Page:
Covid-19 (coronavirus) means we’re living in unprecedented and uncertain times. Mass public gatherings are banned, some travel is restricted and minimal social contact is recommended. For the most up-to-date health information, visit the Department of Health.

Living or working in the city is great – but it’s especially great when you can ditch the crowded streets and tall buildings for a few hours.

We’ve created a list of some of the best city-accessible pockets of nature in Australia – close to Adelaide, Brisbane, Melbourne, Perth and Sydney – for when you feel like exchanging concrete paths for a bit of greenery.

Waterfall Gully, SA
Who doesn’t love a good waterfall? Cleland Conservation Park, a sprawling tract of preserved bushland that’s literally on Adelaide’s doorstep – barely a 20-minute drive from the CBD – has seven of them, and the good news is that the biggest and most photogenic of them is also the most accessible.

The waterfall in question, First Falls, cascades down into Waterfall Gully, and is only a short walk from the car park. The gully is a shady, tranquil place, and you could quite happily just settle in by the waterfall with a picnic. If you’re up for some exercise though, you can also hike from here to the peak of nearby Mount Lofty. Even if you don’t want to go all the way up the mountain, it’s worth doing at least the 15-minute walk to Second Falls, which is smaller than its cousin, but no less beautiful.

Mount Glorious, QLD
Whoever named Mount Glorious clearly wasn’t one for understatement. They weren’t wrong, though – glorious is as good a word as any to describe this tiny hamlet perched on the side of a mountain, surrounded on all sides by pristine native rainforest. It’s a world away from the hustle and bustle of Brisbane, but somehow only an hour’s drive away.

The area has become something of a mecca for bike enthusiasts – both motorcyclists and mountain-bikers tend to flock here, the former for the winding mountain roads and the latter for the variety of trails on offer. Those who prefer two legs to two wheels will also find plenty to enjoy, because there’s lots of good bushwalking to be done. And if you’re just up for a sit, you can do that too – the nearby Maiala National Park takes its name from the word for “quiet place” in the Kamilaroi dialect, which is a pretty good indication of the general atmosphere here.

Ku-ring-gai Chase National Park, NSW
Even in Australia’s biggest city, there’s plenty of wilderness if you know where to look. For generations, Ku-ring-gai Chase National Park has been one of those places. It’s Australia’s second-oldest national park, and it’s within Sydney’s city limits. The park is located about 30 kilometres north of the CBD, where the Hawkesbury River drains into Broken Bay. It encompasses nearly 15,000 hectares, and takes its name from the First People who inhabited the area.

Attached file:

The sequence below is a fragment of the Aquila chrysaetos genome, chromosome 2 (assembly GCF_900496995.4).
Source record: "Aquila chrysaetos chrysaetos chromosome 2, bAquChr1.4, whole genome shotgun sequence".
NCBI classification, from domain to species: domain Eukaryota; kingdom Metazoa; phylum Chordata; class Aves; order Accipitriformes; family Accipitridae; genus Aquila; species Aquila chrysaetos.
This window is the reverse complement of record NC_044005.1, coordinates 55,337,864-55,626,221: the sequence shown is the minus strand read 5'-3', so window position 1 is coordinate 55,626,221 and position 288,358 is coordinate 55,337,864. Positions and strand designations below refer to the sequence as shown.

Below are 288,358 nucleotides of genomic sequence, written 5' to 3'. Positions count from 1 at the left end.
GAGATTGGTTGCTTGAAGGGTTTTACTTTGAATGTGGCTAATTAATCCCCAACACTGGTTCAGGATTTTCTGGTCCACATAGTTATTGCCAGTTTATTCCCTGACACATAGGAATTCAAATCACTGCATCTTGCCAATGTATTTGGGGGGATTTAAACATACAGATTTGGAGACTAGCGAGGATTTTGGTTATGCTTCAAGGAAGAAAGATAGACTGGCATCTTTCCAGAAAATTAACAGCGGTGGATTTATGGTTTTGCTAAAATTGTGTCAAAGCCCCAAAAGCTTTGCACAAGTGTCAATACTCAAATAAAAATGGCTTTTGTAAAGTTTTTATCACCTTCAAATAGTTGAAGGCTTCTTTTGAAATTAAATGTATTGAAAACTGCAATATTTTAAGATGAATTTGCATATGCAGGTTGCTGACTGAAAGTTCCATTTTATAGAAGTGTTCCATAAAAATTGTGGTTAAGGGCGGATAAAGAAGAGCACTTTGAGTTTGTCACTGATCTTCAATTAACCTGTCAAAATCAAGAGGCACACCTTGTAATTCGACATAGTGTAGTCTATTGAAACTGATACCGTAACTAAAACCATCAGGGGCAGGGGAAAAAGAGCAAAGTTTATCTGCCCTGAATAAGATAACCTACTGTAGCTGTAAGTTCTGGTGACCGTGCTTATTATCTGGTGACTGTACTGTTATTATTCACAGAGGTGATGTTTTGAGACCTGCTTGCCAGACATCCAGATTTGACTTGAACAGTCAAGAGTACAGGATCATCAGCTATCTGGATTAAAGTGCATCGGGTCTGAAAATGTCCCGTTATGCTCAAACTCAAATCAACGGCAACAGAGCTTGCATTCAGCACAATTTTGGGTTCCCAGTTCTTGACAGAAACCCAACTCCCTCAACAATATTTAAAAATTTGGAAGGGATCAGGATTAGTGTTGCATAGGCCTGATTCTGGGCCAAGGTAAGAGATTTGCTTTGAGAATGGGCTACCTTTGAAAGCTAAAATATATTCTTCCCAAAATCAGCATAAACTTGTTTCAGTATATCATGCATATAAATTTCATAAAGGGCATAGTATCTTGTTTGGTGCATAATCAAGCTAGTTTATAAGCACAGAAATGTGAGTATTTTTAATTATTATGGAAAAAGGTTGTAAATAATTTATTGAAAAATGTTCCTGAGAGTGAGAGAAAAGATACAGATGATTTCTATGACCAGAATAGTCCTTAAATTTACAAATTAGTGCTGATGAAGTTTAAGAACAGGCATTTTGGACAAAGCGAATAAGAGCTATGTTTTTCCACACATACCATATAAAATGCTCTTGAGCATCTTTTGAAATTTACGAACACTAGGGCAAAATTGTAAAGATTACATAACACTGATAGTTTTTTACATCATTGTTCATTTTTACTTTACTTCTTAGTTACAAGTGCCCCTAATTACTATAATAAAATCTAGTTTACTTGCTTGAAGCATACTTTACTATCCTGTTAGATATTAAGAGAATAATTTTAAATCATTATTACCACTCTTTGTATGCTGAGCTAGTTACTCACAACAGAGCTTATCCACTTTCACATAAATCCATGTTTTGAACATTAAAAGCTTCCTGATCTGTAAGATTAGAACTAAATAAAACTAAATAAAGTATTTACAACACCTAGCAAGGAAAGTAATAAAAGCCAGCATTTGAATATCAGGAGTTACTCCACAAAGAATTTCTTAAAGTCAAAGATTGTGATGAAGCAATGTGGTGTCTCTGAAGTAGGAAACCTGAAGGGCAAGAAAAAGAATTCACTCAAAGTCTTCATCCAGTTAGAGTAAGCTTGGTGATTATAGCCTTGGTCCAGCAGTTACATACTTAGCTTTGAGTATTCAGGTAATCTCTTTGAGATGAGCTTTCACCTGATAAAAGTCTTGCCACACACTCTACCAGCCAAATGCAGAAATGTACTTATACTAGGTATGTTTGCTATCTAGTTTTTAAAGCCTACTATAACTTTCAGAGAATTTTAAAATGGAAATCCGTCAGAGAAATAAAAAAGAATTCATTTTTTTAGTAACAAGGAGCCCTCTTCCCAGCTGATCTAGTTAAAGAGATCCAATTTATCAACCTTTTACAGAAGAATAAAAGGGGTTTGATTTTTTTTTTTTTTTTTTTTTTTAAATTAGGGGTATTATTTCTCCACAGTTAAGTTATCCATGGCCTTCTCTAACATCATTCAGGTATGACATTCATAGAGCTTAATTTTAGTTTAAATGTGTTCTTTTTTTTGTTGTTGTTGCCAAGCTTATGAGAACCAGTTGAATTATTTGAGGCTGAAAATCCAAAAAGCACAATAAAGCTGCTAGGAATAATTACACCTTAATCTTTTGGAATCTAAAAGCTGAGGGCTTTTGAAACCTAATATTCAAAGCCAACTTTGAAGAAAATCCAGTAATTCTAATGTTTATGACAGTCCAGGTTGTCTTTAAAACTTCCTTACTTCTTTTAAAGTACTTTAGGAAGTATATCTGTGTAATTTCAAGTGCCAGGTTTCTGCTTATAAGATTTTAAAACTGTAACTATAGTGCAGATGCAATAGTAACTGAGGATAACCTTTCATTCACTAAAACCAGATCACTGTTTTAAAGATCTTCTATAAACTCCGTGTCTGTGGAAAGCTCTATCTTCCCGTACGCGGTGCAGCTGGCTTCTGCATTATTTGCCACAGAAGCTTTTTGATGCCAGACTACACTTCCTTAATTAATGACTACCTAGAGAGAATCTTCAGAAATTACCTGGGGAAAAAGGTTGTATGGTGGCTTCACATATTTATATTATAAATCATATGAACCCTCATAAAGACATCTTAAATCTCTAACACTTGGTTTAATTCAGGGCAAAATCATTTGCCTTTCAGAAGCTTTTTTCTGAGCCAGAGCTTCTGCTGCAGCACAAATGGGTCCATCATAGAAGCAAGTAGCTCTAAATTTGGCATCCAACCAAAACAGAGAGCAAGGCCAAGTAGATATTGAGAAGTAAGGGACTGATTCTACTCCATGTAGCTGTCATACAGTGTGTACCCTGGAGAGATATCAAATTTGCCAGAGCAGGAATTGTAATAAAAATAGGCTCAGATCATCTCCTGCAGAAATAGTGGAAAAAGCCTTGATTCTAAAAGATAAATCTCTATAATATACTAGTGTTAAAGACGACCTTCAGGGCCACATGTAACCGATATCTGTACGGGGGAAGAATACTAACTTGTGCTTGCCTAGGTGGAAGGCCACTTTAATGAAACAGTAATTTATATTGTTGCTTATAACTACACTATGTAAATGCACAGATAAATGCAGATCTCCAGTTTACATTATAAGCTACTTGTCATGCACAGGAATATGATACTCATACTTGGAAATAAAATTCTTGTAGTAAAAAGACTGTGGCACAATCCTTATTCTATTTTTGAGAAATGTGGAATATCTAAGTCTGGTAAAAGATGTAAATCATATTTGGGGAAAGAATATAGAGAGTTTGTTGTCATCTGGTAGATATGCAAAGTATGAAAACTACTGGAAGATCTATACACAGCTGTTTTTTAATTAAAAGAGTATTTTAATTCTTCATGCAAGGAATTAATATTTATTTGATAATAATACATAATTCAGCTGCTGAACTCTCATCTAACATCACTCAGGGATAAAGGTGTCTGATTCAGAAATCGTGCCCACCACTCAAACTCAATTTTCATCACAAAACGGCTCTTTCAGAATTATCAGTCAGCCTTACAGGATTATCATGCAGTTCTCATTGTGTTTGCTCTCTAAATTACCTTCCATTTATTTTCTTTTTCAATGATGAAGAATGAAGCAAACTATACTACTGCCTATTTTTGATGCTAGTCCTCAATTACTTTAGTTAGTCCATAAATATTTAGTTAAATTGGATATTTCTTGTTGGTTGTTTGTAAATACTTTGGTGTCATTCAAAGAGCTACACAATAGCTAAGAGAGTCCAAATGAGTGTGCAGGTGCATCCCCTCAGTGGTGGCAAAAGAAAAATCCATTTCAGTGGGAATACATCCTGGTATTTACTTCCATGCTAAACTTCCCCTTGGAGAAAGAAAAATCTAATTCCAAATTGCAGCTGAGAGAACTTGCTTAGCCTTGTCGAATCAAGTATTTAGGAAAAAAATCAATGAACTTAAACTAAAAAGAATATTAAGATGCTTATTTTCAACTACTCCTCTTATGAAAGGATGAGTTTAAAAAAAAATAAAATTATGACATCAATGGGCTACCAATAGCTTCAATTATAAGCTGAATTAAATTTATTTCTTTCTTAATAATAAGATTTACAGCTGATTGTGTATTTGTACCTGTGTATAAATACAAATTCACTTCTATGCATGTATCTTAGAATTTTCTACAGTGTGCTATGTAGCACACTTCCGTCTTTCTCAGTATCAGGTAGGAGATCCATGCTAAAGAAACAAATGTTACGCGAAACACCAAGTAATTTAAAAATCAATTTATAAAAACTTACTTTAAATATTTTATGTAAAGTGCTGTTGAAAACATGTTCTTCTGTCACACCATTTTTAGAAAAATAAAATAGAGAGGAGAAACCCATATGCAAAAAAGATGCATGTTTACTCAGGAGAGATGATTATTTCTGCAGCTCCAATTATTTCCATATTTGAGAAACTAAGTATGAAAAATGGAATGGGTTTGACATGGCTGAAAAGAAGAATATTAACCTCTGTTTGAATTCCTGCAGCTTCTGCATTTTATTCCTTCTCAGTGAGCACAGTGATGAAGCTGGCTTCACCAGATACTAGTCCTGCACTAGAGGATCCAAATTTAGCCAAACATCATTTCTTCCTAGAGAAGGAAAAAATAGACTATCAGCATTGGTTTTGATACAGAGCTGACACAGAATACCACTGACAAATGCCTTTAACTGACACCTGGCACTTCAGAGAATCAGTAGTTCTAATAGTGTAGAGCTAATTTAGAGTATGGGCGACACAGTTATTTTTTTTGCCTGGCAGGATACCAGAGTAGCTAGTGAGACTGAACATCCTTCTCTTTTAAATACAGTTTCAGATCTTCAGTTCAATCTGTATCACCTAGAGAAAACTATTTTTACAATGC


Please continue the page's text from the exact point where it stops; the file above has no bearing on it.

The park’s rich history is one of its greatest attractions – there’s a wealth of Aboriginal art here, including sacred rock engravings and also the famous Red Hands Cave, and there’s a dedicated walking track you can use to explore it all. There’s also the Barrenjoey Lighthouse, several beautiful beaches, the Basin campground and picnic area, and a whole lot of bushwalking to be done.

Mettams Pool, WA
At first glance, Mettams Pool seems too good to be true. It’s a natural gap in a hostile shoreline of jagged rocks and razor-sharp reefs along West Coast Drive in Perth – a couple kilometres north of Scarborough Beach – and it’s perfectly situated to allow for swimming in otherwise inhospitable waters.

It turns out that exactly how the pool came to exist – or, perhaps more accurately, how it came by its present form – is open to question. For years, the story has been that a local by the name of Frank Mettam created the hole himself in the 1930s, using dynamite to clear away the inconveniently placed rocks and reefs.

So did Mettam do something pretty naughty in his quest for a swim? Or did he just give nature a helping hand? Whatever the case, the pool is here now – and no one’s gonna blame you for taking advantage of it.

Organ Pipes National Park, VIC
The towering basalt formations that give this park its name are a reminder that, despite its present day geological inactivity, Australia once had its fair share of volcanoes. The Organ Pipes are a relic of this volcanic past, formed by lava shrinking and separating into distinct columns as it cooled. Apparently much of western Victoria sits on similar basalt structures. They’re visible here because Jacksons Creek, which winds through the park, has carved its way down through the lava over millions of years, exposing the “pipes” beneath.

The result is one of the most spectacular geological sights in Victoria. Given that the park is only half an hour up the Calder Freeway from Melbourne, it’s surprising that more people don’t know of it. It’s well served with picnic facilities and walking tracks, and is also home to plenty of wildlife: look carefully in Jacksons Creek and you might even spot a platypus.

This article is produced by Broadsheet in partnership with MINI and is inspired by the MINI Countryman, the vehicle made for days spent exploring.